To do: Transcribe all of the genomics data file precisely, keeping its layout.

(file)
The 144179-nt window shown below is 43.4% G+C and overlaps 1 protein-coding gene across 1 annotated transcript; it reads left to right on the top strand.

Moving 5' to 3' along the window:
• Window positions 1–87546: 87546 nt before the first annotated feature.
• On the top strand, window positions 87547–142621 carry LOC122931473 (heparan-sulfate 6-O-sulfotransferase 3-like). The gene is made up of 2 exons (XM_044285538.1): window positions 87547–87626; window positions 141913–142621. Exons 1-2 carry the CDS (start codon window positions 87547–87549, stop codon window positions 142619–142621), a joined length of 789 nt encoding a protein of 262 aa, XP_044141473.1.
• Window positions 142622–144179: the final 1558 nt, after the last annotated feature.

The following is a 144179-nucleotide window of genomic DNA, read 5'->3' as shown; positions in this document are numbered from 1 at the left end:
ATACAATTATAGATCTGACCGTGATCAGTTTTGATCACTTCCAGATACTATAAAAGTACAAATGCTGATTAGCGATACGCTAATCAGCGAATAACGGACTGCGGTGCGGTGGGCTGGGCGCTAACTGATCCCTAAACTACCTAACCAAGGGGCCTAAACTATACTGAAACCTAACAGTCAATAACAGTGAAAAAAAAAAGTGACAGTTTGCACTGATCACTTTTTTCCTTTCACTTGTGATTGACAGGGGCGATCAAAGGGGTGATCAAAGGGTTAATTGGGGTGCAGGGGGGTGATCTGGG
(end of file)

The 144179-nt window shown below is 43.4% G+C and overlaps 1 protein-coding gene across 1 annotated transcript; it reads left to right on the top strand.

Moving 5' to 3' along the window:
• Window positions 1–87546: 87546 nt before the first annotated feature.
• On the top strand, window positions 87547–142621 carry LOC122931473 (heparan-sulfate 6-O-sulfotransferase 3-like). The gene is made up of 2 exons (XM_044285538.1): window positions 87547–87626; window positions 141913–142621. Exons 1-2 carry the CDS (start codon window positions 87547–87549, stop codon window positions 142619–142621), a joined length of 789 nt encoding a protein of 262 aa, XP_044141473.1.
• Window positions 142622–144179: the final 1558 nt, after the last annotated feature.

The following is a 144179-nucleotide window of genomic DNA, read 5'->3' as shown; positions in this document are numbered from 1 at the left end:
ATACAATTATAGATCTGACCGTGATCAGTTTTGATCACTTCCAGATACTATAAAAGTACAAATGCTGATTAGCGATACGCTAATCAGCGAATAACGGACTGCGGTGCGGTGGGCTGGGCGCTAACTGATCCCTAAACTACCTAACCAAGGGGCCTAAACTATACTGAAACCTAACAGTCAATAACAGTGAAAAAAAAAAGTGACAGTTTGCACTGATCACTTTTTTCCTTTCACTTGTGATTGACAGGGGCGATCAAAGGGGTGATCAAAGGGTTAATTGGGGTGCAGGGGGGTGATCTGGG